Rather than having a single overarching plot, Reign of the Seven Spellblades follows a variety of character arcs that tend to overlap and uncover details about each other. Oliver’s story does not get fully explained in the first few episodes, and given that he’s the main character, I think this is where a lot of the “this anime has no plot” complaints come from. But all of the stories and character arcs come together to tell a narrative about corruption and power. Spellblades, one of the show’s titular magics, are basically one-shot spells with absurd strength and next to no counter. They are well hidden and incredibly desired by powerful mages, the same mages who preside over the school and have massive influence over different parts of the world. This overarching narrative, consequently, focuses a lot on the consolidation and pursuit of power as well as how that corrupts people and forces characters to abandon fundamental aspects of their humanity and livelihood. This is a story that I appreciate but I can understand why it might not be everyone’s cup of tea. But, to me, good plot lines aren’t always linear ones.
A Nice Cast of Characters
The characters are what kept the anime interesting to me. The primary duo, Oliver and Nanao, have an interesting dynamic that puts opposing life philosophies against one another. Nanao is a samurai who received special admission to the school after a famous professor witnessed her battle skill in Azia (not a typo). She’s relatively cheerful, especially toward Oliver, but has a very strong inclination toward warfare and battle, believing that putting one’s life on the line honors an opponent and that finding the right way to die can be just as important as living. Oliver, in contrast, focuses heavily on the sanctity of life and isn’t against tossing aside his pride if it means saving the life of himself and his comrades. Ironically, he is one of the few people with the capacity for bloodlust and passion to match Nanao and give her a proper death match, but he does not want to kill someone for what he perceives to be no reason. I won’t spoil some of the finer details of his character, but it’s very much true that he is a presence that leaves you wanting to learn more and more about him, especially when different, conflicting aspects of his personality slip out. Action sequences and music in this anime look fantastic and seeing these two interesting people clash with both blades and philosophies is quite entertaining.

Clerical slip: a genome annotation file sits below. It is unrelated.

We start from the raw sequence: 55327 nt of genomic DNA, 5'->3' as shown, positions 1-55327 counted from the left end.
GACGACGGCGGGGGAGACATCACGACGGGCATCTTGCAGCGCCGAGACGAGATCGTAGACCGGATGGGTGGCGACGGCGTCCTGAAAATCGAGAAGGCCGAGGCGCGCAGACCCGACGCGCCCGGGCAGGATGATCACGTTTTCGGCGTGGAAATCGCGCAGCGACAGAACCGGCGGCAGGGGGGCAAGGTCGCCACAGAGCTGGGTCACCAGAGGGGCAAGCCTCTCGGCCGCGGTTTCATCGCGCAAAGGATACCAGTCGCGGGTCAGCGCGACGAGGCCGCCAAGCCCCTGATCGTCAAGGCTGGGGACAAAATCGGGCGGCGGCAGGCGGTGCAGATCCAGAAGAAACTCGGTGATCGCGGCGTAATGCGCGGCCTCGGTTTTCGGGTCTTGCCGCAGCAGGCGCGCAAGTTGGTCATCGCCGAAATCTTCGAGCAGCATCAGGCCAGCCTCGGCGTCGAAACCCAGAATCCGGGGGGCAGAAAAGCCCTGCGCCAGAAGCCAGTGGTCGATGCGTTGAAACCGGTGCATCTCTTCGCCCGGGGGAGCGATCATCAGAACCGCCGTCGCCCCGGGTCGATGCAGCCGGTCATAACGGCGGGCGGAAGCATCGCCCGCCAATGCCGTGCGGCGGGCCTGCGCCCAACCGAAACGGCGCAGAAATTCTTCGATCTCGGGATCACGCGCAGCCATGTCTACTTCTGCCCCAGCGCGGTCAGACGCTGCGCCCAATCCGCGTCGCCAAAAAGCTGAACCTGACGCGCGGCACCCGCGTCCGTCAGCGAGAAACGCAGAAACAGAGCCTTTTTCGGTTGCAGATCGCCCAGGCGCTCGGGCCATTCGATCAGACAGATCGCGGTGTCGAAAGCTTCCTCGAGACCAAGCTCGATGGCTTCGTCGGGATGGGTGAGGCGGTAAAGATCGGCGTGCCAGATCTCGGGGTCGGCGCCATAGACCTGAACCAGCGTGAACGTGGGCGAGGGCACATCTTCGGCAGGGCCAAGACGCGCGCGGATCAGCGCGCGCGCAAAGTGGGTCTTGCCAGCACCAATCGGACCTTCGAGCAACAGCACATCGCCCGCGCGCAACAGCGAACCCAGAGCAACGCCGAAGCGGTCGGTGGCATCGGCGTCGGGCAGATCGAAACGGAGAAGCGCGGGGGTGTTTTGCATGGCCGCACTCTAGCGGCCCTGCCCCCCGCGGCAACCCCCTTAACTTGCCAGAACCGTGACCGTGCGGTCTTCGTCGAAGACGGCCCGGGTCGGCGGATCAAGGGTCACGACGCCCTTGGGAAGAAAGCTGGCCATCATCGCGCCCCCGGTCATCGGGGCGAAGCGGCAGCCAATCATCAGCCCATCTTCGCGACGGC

The core group of students is often at odds with others at Kimberly and that’s what drives just about all of their interactions at school during this first season of the anime. All of their quirks and idiosyncrasies sort of fall into characters of having something (a concept, a group, etc.) that they want to protect and cherish. Like I mentioned earlier, a key theme of this series is people seeking to acquire things for themselves at the expense of others, so you can probably see how the main group would bump shoulders with people like that quite often. I often feel as though Reign of the Seven Spellblades made the explicit choice to take some character traits that characters might often have multiple of and split them across the main six. I do think this helps quite a bit with balancing things; I never feel like I’m getting far too much of a single person.
Mystery and Edge in Reign of the Seven Spellblades
To be incredibly frank, I think a lot of people will give up on this show in the first few episodes and I can’t completely blame them. Especially with how stacked this season was and how many top-tier anime came from it it’s hard to justify giving things a chance when other options are reliably good. I remember reaching episode three and thinking of the classic “three episode test” and whether this anime was passing it. At the time I wasn’t 100% sure whether I thought it did or not, but I pressed on. Obviously I don’t regret it, but I think it’s worth noting that this anime is probably losing a lot of people early when it backloads the quality. Most reviews you see online will specify that episode six is where it “gets good.” I agree with the sentiment there and found the anime slowly increased in quality for me before lurching even higher at episode six.
The reason for the increase in appeal, again, without spoiling anything, is that the overall mystery behind Kimberly, its teachers, and a lot of generic weirdness in the world of Reign of the Seven Spellblades start to get built upon more while adding an incredible new layer to Oliver.
I like this anime quite a bit and I think it’s a solid 7 out of 10 overall while perhaps being more close to 4 or 5 early on. But luckily, this isn’t a series you’ll have to wait hundreds of episodes to really get into. I’d recommend giving Reign of the Seven Spellblades a chance, especially if you like magic, long mysteries with some darker elements, and pretty satisfying combat.
Images via Crunchyroll
© 2023 Bokuto Uno / KADOKAWA / Kimberly Magic Academy